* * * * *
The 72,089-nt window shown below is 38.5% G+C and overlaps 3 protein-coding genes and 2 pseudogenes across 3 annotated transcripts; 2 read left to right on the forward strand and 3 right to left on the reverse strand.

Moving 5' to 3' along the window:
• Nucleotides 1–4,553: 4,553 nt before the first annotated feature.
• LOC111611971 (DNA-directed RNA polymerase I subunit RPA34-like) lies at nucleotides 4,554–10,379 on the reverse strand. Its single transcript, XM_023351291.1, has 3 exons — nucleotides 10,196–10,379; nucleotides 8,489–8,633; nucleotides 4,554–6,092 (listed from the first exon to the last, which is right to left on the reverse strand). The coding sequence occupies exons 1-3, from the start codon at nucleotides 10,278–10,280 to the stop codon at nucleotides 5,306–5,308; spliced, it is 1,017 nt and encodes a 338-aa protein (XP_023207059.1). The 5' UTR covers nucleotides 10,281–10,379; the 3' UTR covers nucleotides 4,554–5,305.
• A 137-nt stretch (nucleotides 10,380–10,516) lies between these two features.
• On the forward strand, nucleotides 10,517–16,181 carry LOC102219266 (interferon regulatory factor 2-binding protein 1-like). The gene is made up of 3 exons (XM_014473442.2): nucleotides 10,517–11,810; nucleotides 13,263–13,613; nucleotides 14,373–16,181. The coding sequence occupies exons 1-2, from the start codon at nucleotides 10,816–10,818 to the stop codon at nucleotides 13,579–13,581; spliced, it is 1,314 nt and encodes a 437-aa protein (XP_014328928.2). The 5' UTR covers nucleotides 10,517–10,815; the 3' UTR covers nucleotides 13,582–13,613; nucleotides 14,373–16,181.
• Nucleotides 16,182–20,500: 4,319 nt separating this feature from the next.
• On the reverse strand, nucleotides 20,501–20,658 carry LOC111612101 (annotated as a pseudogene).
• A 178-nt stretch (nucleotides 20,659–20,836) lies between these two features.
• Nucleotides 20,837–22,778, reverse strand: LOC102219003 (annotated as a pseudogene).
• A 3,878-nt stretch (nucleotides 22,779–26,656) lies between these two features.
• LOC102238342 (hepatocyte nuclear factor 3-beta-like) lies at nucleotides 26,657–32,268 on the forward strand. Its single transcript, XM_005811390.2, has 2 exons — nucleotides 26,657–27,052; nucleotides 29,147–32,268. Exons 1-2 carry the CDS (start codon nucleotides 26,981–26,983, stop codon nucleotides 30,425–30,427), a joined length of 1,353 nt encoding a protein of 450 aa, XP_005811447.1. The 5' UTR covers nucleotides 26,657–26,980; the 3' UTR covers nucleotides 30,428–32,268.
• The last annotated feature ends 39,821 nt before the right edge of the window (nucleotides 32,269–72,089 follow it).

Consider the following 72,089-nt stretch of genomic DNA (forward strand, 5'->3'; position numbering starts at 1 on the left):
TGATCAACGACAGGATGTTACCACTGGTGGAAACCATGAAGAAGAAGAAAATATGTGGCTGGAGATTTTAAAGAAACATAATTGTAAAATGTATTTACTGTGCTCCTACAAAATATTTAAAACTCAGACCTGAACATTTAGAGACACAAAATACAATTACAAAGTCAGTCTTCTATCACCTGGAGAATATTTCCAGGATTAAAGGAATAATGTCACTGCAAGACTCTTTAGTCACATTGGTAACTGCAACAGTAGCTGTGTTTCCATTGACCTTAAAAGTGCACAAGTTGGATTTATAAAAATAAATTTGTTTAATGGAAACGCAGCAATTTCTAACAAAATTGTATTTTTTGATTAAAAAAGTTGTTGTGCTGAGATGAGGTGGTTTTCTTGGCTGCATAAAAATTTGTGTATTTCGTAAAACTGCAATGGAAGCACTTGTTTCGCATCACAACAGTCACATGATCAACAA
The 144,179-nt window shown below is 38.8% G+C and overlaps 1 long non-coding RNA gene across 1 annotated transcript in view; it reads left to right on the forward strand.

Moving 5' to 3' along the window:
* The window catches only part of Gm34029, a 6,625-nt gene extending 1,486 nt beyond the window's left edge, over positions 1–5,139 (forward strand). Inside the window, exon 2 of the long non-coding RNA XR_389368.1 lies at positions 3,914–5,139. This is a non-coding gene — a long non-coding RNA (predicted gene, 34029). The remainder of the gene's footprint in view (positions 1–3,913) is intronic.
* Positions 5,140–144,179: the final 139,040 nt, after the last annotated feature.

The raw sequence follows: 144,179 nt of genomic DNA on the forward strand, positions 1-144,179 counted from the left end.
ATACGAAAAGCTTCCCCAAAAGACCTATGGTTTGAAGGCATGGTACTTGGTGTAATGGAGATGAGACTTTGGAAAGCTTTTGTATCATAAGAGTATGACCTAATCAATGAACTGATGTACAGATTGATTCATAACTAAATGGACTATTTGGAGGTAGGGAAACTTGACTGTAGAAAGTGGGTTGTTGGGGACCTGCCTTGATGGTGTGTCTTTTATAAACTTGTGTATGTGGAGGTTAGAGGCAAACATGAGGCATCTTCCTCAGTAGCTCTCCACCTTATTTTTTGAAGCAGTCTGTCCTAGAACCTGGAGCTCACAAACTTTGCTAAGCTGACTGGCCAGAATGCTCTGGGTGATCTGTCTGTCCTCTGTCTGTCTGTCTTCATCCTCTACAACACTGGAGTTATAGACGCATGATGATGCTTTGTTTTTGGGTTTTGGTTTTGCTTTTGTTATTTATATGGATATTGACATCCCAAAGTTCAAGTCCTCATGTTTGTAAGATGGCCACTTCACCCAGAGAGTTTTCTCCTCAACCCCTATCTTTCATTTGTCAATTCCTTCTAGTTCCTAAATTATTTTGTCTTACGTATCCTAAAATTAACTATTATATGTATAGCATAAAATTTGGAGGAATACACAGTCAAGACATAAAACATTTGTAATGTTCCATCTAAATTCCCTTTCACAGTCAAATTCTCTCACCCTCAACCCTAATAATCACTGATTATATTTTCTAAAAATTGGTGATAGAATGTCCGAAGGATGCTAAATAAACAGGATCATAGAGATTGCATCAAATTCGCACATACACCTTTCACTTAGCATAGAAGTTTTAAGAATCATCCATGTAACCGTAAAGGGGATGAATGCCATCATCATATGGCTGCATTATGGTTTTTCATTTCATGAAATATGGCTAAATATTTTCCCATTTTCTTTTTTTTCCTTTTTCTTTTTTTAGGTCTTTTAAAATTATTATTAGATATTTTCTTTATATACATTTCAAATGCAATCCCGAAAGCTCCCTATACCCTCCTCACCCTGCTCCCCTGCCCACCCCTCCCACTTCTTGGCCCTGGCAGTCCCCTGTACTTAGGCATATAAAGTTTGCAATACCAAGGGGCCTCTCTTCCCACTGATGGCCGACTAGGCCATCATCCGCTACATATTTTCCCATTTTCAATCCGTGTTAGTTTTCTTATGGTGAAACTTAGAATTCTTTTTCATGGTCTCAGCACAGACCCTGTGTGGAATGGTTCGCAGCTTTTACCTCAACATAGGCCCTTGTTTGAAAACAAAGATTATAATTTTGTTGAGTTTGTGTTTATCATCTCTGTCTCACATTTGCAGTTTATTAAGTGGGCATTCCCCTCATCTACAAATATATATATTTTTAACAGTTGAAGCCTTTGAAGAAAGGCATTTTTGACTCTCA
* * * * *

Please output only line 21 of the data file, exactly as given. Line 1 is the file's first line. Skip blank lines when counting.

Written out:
ATACGAAAAGCTTCCCCAAAAGACCTATGGTTTGAAGGCATGGTACTTGGTGTAATGGAGATGAGACTTTGGAAAGCTTTTGTATCATAAGAGTATGACCTAATCAATGAACTGATGTACAGATTGATTCATAACTAAATGGACTATTTGGAGGTAGGGAAACTTGACTGTAGAAAGTGGGTTGTTGGGGACCTGCCTTGATGGTGTGTCTTTTATAAACTTGTGTATGTGGAGGTTAGAGGCAAACATGAGGCATCTTCCTCAGTAGCTCTCCACCTTATTTTTTGAAGCAGTCTGTCCTAGAACCTGGAGCTCACAAACTTTGCTAAGCTGACTGGCCAGAATGCTCTGGGTGATCTGTCTGTCCTCTGTCTGTCTGTCTTCATCCTCTACAACACTGGAGTTATAGACGCATGATGATGCTTTGTTTTTGGGTTTTGGTTTTGCTTTTGTTATTTATATGGATATTGACATCCCAAAGTTCAAGTCCTCATGTTTGTAAGATGGCCACTTCACCCAGAGAGTTTTCTCCTCAACCCCTATCTTTCATTTGTCAATTCCTTCTAGTTCCTAAATTATTTTGTCTTACGTATCCTAAAATTAACTATTATATGTATAGCATAAAATTTGGAGGAATACACAGTCAAGACATAAAACATTTGTAATGTTCCATCTAAATTCCCTTTCACAGTCAAATTCTCTCACCCTCAACCCTAATAATCACTGATTATATTTTCTAAAAATTGGTGATAGAATGTCCGAAGGATGCTAAATAAACAGGATCATAGAGATTGCATCAAATTCGCACATACACCTTTCACTTAGCATAGAAGTTTTAAGAATCATCCATGTAACCGTAAAGGGGATGAATGCCATCATCATATGGCTGCATTATGGTTTTTCATTTCATGAAATATGGCTAAATATTTTCCCATTTTCTTTTTTTTCCTTTTTCTTTTTTTAGGTCTTTTAAAATTATTATTAGATATTTTCTTTATATACATTTCAAATGCAATCCCGAAAGCTCCCTATACCCTCCTCACCCTGCTCCCCTGCCCACCCCTCCCACTTCTTGGCCCTGGCAGTCCCCTGTACTTAGGCATATAAAGTTTGCAATACCAAGGGGCCTCTCTTCCCACTGATGGCCGACTAGGCCATCATCCGCTACATATTTTCCCATTTTCAATCCGTGTTAGTTTTCTTATGGTGAAACTTAGAATTCTTTTTCATGGTCTCAGCACAGACCCTGTGTGGAATGGTTCGCAGCTTTTACCTCAACATAGGCCCTTGTTTGAAAACAAAGATTATAATTTTGTTGAGTTTGTGTTTATCATCTCTGTCTCACATTTGCAGTTTATTAAGTGGGCATTCCCCTCATCTACAAATATATATATTTTTAACAGTTGAAGCCTTTGAAGAAAGGCATTTTTGACTCTCA